If you can’t pick early, pick when ripe
We can all beat ourselves up for not investing in corporate giants in their infancy, but Apple’s return to growth shows it’s never too late to back a winner.
It was a bittersweet week for Apple, the biggest company in the world by stock market value. First the technology giant got into a political row about America’s travel ban on seven Muslim-majority countries. Chief executive Tim Cook said this would have hit co-founder Steve Jobs — adopted in California but the biological son of a Syrian migrant — and pointed out: “Apple would not exist without immigration.”
Second, after reporting its first fall in full-year sales and profits since 2001 last October, the company announced a return to growth. It declared record revenues of $78.4bn (£62.3bn) in the three months to December and all-time peaks in earnings per share and sales of iPhones. Nearly two-thirds of revenues were generated outside America.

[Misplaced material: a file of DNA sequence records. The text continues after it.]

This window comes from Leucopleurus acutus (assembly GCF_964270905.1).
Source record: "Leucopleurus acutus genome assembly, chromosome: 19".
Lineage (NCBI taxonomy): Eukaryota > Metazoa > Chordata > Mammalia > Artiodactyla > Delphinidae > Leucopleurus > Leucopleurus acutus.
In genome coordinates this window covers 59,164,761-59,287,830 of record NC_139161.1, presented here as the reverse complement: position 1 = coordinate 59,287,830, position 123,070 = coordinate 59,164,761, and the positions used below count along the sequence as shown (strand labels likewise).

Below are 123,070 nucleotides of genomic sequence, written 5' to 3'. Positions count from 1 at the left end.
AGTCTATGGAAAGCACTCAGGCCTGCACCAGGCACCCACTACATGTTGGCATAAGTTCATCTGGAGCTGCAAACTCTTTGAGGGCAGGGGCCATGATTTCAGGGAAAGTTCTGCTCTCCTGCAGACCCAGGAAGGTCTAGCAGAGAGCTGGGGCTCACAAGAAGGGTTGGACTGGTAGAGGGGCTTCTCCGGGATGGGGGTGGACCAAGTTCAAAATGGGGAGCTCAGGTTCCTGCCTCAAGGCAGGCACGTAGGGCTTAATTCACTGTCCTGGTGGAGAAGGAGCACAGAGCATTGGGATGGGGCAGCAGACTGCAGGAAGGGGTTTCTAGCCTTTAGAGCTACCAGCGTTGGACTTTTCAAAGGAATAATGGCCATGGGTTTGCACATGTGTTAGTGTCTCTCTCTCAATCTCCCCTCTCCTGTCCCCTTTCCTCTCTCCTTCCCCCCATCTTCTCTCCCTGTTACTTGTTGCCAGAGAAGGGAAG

So never mind the macro-economics and global politics; what does it all mean for investors? ……
…… Alan Steel, founder of the Scottish asset management firm of that name, told me: “The telecommunications giant Vodafone was the most valuable company on the London stock exchange by 1999, but it has been a mediocre investment since then.
“Much the same thing happened at the bank HSBC or oil major BP in the 2000s.
“Is it time for an Apple turnover? You might do better to pocket gains and recycle into Baillie Gifford’s Global Discovery fund.” This unit trust seeks capital gains wherever they may be found around the world but pays no income.
Professional stock selection and automatic diversification within unit or investment trusts mean these pooled funds should deliver a less bumpy ride and could prove a better bet for most investors. These features are particularly valuable in sectors such as technology, where specialist knowledge has real value. …..